Public Art in Public Places: LA’s Iconic “Urban Light”
August is “Art Appreciation Month.” What if it was also “Public Space Planning Appreciation Month”? K. M. Williamson, Ph. D. from Public Art in Public Places Project takes a look at LACMA’s iconic “Urban Light” installation.
National Art Appreciation Month L.A. focuses our attention this August on great local public art and public places, and the popularity of Chris Burden’s “Urban Light,” at the forecourt of the Los Angeles County Museum of Art (LACMA) makes it ripe for both appreciation and dissection.
In the six years since its 2008 installation, Burden’s assemblage sculpture of vintage lampposts has transformed both the LACMA entrance and Wilshire Boulevard streetscape into one of L.A.’s most notable public space and public art success stories. It can be seen blocks away, especially at dusk when the lights are on, and is a popular locale for locals and tourists alike, not to mention film crews.
Without doubt, economic investment in public art and public space development can be substantial, and urban planners are naturally at the core of these efforts. “Urban Light” illustrates a few key “success” factors to consider as you visit it or other public art installations this month.
Public Art Meaning, Form, & Siting
Positive and negative reactions to public art usually focus on the artwork’s meaning or message, its physical form, and the location/siting “fit.” Although an artwork’s meaning or message can be subjective, the public usually agrees about the general impression it makes (bold, playful, sacred, etc.). If “Urban Light” has any meaning, it seems both familiar and relevant – the glowing historic lampposts from a bygone L.A. era convey a sense of baroque frivolity and historic neighborhood intimacy, both of which we enjoyed. Public art that confuses, confounds, distresses, or confronts the public instead cripples any enjoyment from the outset.
It’s clear that the sculpture’s classical forms and rectilinear layout, enhanced by evening lighting, is enjoyable from two distinct perspectives. The sculpture advertises itself from a distance and draws the observer into a perceptually engaging interior space. From within, its enclosing form is fascinating; from without, its form has become undeniably iconic – notably, it served as the most popular example of Apple Maps’ 2013 visual technology glitch (see photo at right).
Chris Burden Saw It Too
“I’ve been driving by these buildings for 40 years, and it’s always bugged me how this institution turned its back on the city.” – Chris Burden
There is genius in how “Urban Light” conveys familiar and relevant meaning, exhibits a perspective-engaging form, and both uses and enhances its resident public space. Supporting such genius requires an urban planner’s wisdom and guidance in making context-sensitive siting decisions that recognize the interdependence of artwork and public space. The plaza had been empty for decades, but its Wilshire Boulevard exposure and its proximity to LACMA’s main entrance gave it great potential. Although L.A. Times architecture critic Christopher Hawthorne feared that too much plaza space would be lost in installing such a large piece, it’s clear the sculpture doesn’t reduce the space – it enlivens it.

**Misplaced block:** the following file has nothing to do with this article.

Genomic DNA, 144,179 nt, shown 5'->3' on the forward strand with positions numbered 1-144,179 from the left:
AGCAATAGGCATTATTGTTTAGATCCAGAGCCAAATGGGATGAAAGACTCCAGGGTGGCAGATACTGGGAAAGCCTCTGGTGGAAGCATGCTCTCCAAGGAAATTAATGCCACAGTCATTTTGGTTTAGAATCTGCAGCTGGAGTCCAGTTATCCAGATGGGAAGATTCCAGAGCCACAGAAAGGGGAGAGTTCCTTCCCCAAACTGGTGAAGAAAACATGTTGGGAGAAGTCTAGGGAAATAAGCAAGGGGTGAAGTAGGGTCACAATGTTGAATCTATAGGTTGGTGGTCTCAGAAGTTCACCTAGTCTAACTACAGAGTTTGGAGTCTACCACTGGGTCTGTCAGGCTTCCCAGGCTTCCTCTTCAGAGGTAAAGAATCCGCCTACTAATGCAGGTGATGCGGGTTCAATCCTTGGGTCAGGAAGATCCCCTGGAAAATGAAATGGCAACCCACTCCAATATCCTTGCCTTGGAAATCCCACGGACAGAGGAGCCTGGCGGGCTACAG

If “Urban Light” was chiefly designed to enliven an otherwise dead plaza space and present the public realm with an engaging image, then it must be an undeniable success. If “Urban Light” was instead chosen to highlight and preview the entrance to LACMA, then its success is mixed: “Urban Light” dominates the entire area and therefore further camouflages the already-obscured LACMA entrance. In short, “Urban Light” is too exceptional as public art in and of itself to function as front man or sign post. Hopefully LACMA’s proposed redesign of its east campus by Pritzker Prize-winning architect Peter Zumthor will take this into consideration.
“Urban Light” FAQs:
When do the lights turn on and off?
The lights are solar-powered, on at dusk and off at dawn, so pub-crawlers looking for very late night amusement shouldn’t be disappointed.
How many lampposts are there?
The official report is that there are 202 vintage street light standards in Burden’s piece. Some reports, however, put it at only 200.
Is there parking nearby?
Street parking on Wilshire Blvd. and surrounding streets is available, but parking directly in front of LACMA’s plaza area is restricted. There are two LACMA parking lots (6th St. east of Fairfax, and at the corner of Wilshire Blvd. and Spaulding); $12, free after 7 p.m.
Can I take photos?
Photos can be freely taken of any public art. Photos of “Urban Light” can be publicly shared on Google Maps: Public Art “Urban Light.”
Can I write a public review of “Urban Light”?
Google Maps hosts public reviews, and you can submit your own and see previous reviews: Google Maps: Public Art “Urban Light.”
About Public Art in Public Places Project
K. M. Williamson, Ph. D. is an applied social ecologist and founding director of Public Art in Public Places Project. She holds a doctorate from the School of Social Ecology, UC Irvine, has been an APA member for 15 years, and currently serves as planning commissioner for the City of Claremont.